Wednesday, April 27, 2011

The Psychology of Obama

Dana Milbank writes in today's Washington Post on the ramifications of Obama's cerebral nature.  Without taking a stance on whether this is good or bad, he explores, through consultation with academics, how Obama's seemingly inconsistent policies are the result of a high level of analysis and thought.  Milbank credits this with being the root of many of the criticisms and frustrations people experience with Obama.  Milbank argues that unlike Bush, Obama's psychology makes him difficult to read and thus immensely frustrating to the average voter.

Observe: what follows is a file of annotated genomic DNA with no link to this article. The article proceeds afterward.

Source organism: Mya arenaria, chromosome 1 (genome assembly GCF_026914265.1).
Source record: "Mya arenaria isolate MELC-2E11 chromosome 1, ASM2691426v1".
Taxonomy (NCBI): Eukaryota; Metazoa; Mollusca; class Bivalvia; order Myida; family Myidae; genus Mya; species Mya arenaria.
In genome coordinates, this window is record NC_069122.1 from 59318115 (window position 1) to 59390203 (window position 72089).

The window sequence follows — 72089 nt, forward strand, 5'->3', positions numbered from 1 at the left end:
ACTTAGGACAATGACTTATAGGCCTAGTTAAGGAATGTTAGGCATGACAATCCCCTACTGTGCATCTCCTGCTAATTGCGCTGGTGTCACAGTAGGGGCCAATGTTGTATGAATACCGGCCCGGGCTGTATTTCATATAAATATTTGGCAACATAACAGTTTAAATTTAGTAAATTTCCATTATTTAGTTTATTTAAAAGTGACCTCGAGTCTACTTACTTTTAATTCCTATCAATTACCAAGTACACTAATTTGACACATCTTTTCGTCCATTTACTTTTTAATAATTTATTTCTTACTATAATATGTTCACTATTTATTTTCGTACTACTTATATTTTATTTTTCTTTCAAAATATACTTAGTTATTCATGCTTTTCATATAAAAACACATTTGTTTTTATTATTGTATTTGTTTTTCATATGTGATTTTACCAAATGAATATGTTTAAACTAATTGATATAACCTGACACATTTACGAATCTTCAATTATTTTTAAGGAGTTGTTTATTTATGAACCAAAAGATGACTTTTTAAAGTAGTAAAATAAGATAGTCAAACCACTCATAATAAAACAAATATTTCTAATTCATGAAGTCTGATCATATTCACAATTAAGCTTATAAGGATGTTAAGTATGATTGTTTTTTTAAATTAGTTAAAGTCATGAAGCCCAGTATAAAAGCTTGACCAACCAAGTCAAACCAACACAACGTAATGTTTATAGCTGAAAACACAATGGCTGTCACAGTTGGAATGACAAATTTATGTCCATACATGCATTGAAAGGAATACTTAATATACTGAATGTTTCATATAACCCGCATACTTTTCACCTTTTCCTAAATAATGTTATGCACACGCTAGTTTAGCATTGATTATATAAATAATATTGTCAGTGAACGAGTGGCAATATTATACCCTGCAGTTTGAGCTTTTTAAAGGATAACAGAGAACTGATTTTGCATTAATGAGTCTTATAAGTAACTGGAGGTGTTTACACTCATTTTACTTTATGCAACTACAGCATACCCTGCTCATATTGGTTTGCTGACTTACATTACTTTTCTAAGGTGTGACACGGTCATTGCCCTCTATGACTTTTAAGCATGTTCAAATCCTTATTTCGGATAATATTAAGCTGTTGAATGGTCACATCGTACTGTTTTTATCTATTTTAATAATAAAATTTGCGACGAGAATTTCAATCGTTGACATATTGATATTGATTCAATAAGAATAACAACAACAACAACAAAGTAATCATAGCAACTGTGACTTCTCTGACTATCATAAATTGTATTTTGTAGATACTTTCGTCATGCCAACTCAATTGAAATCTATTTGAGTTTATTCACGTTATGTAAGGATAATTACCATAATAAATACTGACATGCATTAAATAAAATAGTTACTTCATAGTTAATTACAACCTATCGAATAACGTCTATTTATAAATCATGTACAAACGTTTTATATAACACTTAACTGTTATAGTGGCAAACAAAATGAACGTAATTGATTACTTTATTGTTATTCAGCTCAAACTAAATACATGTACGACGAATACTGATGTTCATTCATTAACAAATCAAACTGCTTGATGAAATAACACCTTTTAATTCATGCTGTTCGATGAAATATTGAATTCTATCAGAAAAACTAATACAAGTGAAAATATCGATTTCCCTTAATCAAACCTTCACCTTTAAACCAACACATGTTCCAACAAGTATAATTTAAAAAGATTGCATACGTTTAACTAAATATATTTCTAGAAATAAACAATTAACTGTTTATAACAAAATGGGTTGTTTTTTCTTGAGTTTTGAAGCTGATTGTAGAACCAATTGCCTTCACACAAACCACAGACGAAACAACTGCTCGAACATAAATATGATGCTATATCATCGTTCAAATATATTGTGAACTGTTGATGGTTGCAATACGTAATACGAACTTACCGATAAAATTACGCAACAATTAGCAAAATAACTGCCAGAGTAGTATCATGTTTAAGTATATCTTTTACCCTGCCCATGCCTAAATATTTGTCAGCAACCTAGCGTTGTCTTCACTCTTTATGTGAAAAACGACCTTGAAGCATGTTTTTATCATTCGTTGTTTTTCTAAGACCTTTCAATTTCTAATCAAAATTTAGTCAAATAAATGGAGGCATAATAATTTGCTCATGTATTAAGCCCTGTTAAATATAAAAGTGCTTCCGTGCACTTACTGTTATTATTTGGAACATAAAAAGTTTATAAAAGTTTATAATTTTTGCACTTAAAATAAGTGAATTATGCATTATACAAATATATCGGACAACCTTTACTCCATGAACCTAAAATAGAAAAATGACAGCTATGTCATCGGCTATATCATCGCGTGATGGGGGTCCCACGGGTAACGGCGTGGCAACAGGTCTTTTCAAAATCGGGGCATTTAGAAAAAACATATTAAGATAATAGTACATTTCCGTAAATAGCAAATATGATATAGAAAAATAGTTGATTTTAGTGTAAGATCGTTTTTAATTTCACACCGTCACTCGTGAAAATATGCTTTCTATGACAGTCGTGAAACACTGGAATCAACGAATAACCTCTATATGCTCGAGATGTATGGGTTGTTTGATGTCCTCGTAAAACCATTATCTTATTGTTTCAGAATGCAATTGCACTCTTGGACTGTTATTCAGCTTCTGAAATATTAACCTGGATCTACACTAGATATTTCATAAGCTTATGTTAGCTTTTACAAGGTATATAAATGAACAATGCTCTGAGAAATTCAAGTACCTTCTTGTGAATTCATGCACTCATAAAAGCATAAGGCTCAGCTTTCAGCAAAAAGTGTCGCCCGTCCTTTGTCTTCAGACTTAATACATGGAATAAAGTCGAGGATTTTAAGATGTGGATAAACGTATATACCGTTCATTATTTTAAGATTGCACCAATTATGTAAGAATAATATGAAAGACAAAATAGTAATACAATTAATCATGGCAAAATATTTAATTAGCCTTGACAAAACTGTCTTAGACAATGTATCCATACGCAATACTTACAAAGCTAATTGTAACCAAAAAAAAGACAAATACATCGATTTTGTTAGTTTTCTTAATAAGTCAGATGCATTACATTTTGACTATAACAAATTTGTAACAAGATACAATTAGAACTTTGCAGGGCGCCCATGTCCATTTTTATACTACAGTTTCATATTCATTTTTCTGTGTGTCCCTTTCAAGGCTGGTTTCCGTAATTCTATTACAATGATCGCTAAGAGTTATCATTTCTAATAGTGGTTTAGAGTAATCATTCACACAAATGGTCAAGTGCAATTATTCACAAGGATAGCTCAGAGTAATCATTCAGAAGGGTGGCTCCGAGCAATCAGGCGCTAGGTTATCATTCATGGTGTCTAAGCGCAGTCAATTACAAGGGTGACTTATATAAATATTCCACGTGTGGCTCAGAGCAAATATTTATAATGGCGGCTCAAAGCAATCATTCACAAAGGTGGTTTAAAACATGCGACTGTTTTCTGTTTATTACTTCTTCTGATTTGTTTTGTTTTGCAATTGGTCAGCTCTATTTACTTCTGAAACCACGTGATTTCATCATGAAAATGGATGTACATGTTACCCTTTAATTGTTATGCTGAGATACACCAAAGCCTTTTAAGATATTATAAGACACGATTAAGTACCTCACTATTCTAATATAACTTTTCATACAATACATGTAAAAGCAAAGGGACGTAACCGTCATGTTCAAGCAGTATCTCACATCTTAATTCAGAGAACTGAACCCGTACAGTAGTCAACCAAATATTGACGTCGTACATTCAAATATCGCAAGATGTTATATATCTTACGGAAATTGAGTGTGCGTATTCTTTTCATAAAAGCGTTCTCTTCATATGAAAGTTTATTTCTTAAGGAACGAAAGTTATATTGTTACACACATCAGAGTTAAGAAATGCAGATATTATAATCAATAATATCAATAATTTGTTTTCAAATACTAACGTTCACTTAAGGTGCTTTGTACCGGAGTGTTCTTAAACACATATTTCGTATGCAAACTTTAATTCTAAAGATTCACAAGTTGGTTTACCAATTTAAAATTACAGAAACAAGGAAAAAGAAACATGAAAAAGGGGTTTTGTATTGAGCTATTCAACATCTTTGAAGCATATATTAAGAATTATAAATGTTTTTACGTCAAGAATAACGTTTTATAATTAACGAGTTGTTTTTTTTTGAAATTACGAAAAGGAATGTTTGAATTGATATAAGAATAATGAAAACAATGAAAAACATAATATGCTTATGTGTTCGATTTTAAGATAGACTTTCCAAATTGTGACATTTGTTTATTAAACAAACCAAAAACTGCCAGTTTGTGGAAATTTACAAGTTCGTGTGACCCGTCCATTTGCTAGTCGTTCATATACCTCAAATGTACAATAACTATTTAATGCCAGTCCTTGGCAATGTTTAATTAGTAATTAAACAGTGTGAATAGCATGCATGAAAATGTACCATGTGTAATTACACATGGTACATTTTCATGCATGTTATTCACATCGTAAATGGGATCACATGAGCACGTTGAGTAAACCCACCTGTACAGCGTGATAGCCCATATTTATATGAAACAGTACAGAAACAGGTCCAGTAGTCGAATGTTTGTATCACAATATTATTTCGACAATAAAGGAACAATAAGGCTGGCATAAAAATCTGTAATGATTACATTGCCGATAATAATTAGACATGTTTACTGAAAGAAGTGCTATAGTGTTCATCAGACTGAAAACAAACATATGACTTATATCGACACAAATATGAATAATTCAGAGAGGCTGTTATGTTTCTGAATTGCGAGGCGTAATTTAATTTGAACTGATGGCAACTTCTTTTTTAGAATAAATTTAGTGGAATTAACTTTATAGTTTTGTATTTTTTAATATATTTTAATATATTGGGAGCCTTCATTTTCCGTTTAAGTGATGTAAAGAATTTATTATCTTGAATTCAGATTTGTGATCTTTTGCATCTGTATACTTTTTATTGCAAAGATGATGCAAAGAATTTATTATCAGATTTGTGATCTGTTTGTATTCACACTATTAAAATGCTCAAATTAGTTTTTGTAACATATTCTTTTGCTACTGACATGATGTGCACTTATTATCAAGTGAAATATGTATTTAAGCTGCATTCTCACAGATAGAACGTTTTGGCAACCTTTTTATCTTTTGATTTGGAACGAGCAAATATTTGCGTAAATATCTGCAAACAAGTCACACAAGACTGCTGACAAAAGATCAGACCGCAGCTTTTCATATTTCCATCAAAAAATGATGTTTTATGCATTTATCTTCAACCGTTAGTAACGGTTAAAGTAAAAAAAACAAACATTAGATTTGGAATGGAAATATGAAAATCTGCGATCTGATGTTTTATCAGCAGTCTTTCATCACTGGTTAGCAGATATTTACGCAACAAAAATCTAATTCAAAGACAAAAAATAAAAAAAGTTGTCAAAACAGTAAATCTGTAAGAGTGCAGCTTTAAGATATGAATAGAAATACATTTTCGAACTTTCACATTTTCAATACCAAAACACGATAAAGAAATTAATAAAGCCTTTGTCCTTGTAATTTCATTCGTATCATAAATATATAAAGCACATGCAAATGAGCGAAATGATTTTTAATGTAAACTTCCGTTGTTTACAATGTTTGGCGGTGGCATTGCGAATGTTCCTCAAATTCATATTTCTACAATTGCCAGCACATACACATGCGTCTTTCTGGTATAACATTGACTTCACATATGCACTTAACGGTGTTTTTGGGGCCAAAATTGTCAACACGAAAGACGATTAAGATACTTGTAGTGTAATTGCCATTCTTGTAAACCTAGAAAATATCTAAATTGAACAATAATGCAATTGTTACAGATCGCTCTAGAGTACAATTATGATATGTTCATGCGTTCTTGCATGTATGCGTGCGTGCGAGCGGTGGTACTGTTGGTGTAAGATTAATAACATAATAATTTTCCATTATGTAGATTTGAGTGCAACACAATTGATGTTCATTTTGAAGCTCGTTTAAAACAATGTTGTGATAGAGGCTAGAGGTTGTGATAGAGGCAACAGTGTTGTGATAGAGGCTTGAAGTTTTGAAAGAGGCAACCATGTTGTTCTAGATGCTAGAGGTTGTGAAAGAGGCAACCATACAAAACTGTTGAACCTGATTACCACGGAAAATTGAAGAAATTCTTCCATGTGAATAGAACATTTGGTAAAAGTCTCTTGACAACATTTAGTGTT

While Milbank dances around the obvious conclusion, it seems clear that if his characterization is correct - and it is quite convincing - Obama possesses a set of detrimental characteristics that, while possibly making him a great policy adviser, make him a poor president.  Milbank writes, "In an ideal world, complex and rational thought would be virtues. But in politics, these attributes can make Obama seem ambiguous, without toughness or principles."  The unfortunate conclusion seems to be that the high level of emotion and rhetoric needed in today's politics makes a thoughtful academic a poor politician.  Accordingly, Obama's intellectualism has failed to rally his own base, while angering both the opposing side and his own supporters with unpopular polices.

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